A Naked Singularity tells the story of Casi, a child of Colombian immigrants who lives in Brooklyn and works in Manhattan as a public defender--one who, tellingly has never lost a trial. Never. In the book, we watch what happens when his sense of justice and even his sense of self begin to crack--and how his world then slowly devolves. It’s a huge, ambitious novel clearly in the vein of DeLillo, Foster Wallace, Pynchon, and even Melville, and it's told in a distinct, frequently hilarious voice, with a striking human empathy at its center. Its panoramic reach takes readers through crime and courts, immigrant families and urban blight, media savagery and media satire, scatology and boxing, and even a breathless heist worthy of any crime novel. If InfiniteJest stuck a pin in the map of mid-90s culture and drew our trajectory from there, A Naked Singularity does the same for the feeling of surfeit, brokenness, and exhaustion that permeates our civic and cultural life today. In the opening sentence of William Gaddis’s A Frolic of His Own, a character sneers, "Justice? You get justice in the next world. In this world, you get the law." A Naked Singularity reveals the extent of that gap, and lands firmly on the side of those who are forever getting the law.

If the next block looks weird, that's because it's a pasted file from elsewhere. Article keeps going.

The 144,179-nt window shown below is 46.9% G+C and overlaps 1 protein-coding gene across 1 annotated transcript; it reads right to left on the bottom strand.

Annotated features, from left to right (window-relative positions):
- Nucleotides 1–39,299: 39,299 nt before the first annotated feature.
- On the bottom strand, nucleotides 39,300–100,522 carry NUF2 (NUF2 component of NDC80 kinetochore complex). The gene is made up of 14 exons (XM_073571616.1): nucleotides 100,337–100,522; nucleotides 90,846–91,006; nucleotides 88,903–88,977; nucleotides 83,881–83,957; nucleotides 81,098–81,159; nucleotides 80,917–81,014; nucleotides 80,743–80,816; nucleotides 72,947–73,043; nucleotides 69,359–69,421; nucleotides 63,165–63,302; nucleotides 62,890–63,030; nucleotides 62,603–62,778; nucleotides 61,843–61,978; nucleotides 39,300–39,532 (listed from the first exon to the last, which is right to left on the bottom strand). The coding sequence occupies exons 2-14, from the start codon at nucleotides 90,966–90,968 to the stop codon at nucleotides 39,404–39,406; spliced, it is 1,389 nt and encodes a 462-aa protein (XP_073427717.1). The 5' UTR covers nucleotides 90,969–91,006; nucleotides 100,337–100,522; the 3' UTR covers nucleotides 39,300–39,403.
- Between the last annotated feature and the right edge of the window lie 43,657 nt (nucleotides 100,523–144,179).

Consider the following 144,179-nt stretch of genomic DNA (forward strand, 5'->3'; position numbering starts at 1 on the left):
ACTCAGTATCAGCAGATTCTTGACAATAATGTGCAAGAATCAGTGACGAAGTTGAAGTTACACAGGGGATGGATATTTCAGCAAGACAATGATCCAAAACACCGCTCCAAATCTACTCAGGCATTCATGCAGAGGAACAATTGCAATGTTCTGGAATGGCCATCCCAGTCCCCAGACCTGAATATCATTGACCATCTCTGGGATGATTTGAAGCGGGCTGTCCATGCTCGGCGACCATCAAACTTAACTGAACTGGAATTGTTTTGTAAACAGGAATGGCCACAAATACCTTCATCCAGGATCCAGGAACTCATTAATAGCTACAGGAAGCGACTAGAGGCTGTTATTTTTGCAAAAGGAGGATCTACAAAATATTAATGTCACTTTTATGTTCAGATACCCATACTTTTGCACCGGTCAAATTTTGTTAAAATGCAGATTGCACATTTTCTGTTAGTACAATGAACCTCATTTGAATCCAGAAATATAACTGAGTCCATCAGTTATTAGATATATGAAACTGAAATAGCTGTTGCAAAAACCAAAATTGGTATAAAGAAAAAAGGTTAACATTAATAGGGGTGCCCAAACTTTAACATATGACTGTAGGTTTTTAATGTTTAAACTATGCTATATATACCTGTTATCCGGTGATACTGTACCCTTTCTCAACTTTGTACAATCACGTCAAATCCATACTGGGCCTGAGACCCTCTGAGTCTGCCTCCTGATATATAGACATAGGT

Shawn VestalGodforsaken Idaho (Little A/New Harvest)
In this stunning debut, Shawn Vestal transports us to the afterlife, the rugged Northwest, and the early days of Mormonism. From “The First Several Hundred Years Following My Death,” an absurd, profound vision of a hellish heaven, to "Winter Elders," in which missionaries calmly and relentlessly pursue a man who has left the fold, these nine stories illuminate the articles of faith that make us human.
The concluding triptych tackles the legends and legacy of Mormonism head-on, culminating in "Diviner," a seriocomic portrait of the young Joseph Smith, back when he was not yet the founder of a religion but a man hired to find buried treasure. Godforsaken Idaho is an indelible collection by the writer you need to read next
Jack LivingsThe Dog (Farrar, Straus, and Giroux)